War Is Strictly Business in Twenty-First Century America | WHAT REALLY HAPPENED X-Frame-Options: DENY X-Frame-Options: SAMEORIGIN

War Is Strictly Business in Twenty-First Century America

Here’s the strange thing: almost 20 years into a series of chaotic, staggeringly expensive, failing wars across significant parts of the planet, the U.S. military – "the greatest force for human liberation the world has ever known" (George W. Bush), aka "the finest fighting force that the world has ever known" (Barack Obama) – continues to eat taxpayer dollars as if they were nothing at all. According to the Costs of War Project, the US has sunk almost $2.3 trillion dollars into the failed Afghan War from which it’s now retreating and a minimum of $6.4 trillion into all the major conflicts of the Global War on Terror (not even counting future costs caring for the war’s vets). And all of this happened in years in which little indeed went into American domestic infrastructure. And yet, even as it leaves Afghanistan, the Biden administration is actually upping the already stratospheric Pentagon budget, and Republicans in Congress, who normally fight spending a cent on anyone other than corporations and billionaires, are urging the president to spend even more. Worse yet, the American public generally seems remarkably satisfied with such spending. Somehow, what the US military machine has done over all these years just never seems to sink in here.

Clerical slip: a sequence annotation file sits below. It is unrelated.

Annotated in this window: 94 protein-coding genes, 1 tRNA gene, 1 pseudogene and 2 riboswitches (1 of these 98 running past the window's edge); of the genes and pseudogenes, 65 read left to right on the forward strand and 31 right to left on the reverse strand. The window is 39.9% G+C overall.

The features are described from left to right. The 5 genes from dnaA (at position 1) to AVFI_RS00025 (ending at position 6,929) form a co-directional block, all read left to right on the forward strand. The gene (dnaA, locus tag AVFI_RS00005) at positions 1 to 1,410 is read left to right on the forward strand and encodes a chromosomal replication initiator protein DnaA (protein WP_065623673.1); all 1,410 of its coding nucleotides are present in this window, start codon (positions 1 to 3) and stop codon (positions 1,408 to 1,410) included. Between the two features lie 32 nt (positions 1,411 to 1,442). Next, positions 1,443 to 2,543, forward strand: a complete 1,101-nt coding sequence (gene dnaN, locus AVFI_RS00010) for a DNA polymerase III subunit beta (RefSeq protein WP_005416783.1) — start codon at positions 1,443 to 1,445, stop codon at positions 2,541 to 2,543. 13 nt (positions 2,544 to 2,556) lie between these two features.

The latest polling figures show that only 14% of Americans saw this country’s "defense" efforts (as they’re always called, despite those "forever wars" in distant lands) as too much and would like to see military spending lowered. Half of all Americans consider the US defense posture "just right" and 35% would like more of the same (up from 25% last year). In January, a Gallup poll indicated that 74% of Americans were "very or somewhat satisfied with the nation’s military strength and preparedness" and, in that context, the military always has a sky-high positive image in polling here – and it only rose in pandemic year 2020.